Photogrammetry has held my interest for a very long time. After all, my profile picture, almost everywhere, is a LiDAR scan of my head that I accomplished with the FaceID of an old iPhone about five years ago.

Recently, I stumbled upon a new paper about something called Gaussian Splatting. This topic is fascinating because, instead of creating a 3D mesh, it more closely resembles a point cloud that is expanded and shaped in such a way that it looks highly realistic. One usecase that interests me in particular is bringing these in as VR backdrops.

I initially followed the guide on their GitHub page on my Windows virtual machine, the one that controls my RTX 4080. Unfortunately, I encountered numerous issues with compiler dependencies in Visual Studio. They would never integrate into my path, and every time I added something to the app, another part would malfunction. I speculate this occurred because of the unique installation paths in my VM, where almost nothing is installed on the C drive.

Subsequently, I moved the 4080 to my host device on Linux and followed the guide there, finding it surprisingly straightforward to operate.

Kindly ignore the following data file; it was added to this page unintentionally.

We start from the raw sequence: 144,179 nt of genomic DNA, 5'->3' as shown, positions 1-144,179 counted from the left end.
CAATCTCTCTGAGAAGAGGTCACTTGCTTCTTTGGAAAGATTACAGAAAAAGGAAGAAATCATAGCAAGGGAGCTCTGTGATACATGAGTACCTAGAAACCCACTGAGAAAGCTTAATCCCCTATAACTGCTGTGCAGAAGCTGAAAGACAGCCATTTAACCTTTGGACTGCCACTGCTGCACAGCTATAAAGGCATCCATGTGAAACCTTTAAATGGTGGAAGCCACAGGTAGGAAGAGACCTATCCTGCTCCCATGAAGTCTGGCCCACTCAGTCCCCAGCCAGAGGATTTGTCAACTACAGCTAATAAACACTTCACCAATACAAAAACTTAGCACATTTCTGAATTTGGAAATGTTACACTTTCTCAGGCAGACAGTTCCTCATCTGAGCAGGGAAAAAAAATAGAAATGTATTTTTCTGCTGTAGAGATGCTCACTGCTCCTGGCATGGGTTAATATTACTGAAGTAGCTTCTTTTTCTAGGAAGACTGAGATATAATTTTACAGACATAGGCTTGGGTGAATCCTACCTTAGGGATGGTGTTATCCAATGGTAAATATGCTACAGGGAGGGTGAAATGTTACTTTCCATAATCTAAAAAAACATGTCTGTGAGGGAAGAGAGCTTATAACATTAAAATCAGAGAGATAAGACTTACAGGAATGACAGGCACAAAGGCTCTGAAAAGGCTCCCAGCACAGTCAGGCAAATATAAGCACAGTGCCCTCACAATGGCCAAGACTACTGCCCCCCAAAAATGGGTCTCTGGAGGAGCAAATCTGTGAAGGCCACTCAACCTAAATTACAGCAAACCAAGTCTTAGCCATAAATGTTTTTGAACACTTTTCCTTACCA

Eager to give it a solid chance, I ventured into the alley next to my house, took over 300 photos from various angles, and transferred them to my computer:

Over 300 photos on my phone

This is what the shape of the point cloud looked like out of the box in Blender:

Pointcloud in Blender

Now, I have a 4080, and the only downside compared to my old 3090ti is that it has 16 gigs of VRAM, instead of 24. This limitation had never posed a problem until today. The GitHub repo suggests needing 24 gigs of VRAM, but I decided to run it anyway. Out of the default 30,000 iterations, it completed 11,350.

Fortunately, the default script configuration saves a model at 7,000 iterations and another one at 30,000. My process failing before the midpoint still left me with a lower-quality model to examine. Its reasonable appearance inspired me to proceed further, leading me to use this command:

python --iterations 30000 \
  --save_iterations 7000 11000 15000 19000 20000 21000 22000 23000 24000 25000 26000 27000 28000 29000 30000 \
  --densify_until_iter 7500 \
  -s data/garden

I halved the densify_until_iter parameter, enabling further progress with the same amount of VRAM usage, and added many “checkpoints” to ensure I would still have a working model even in case of failure. Luckily, this allowed me to reach 30,000 iterations, using 15.9GB of VRAM.

Here is a video of the end result. I believe it looks incredible, and it would appear even better with a central model instead of a corridor. I will certainly explore this further.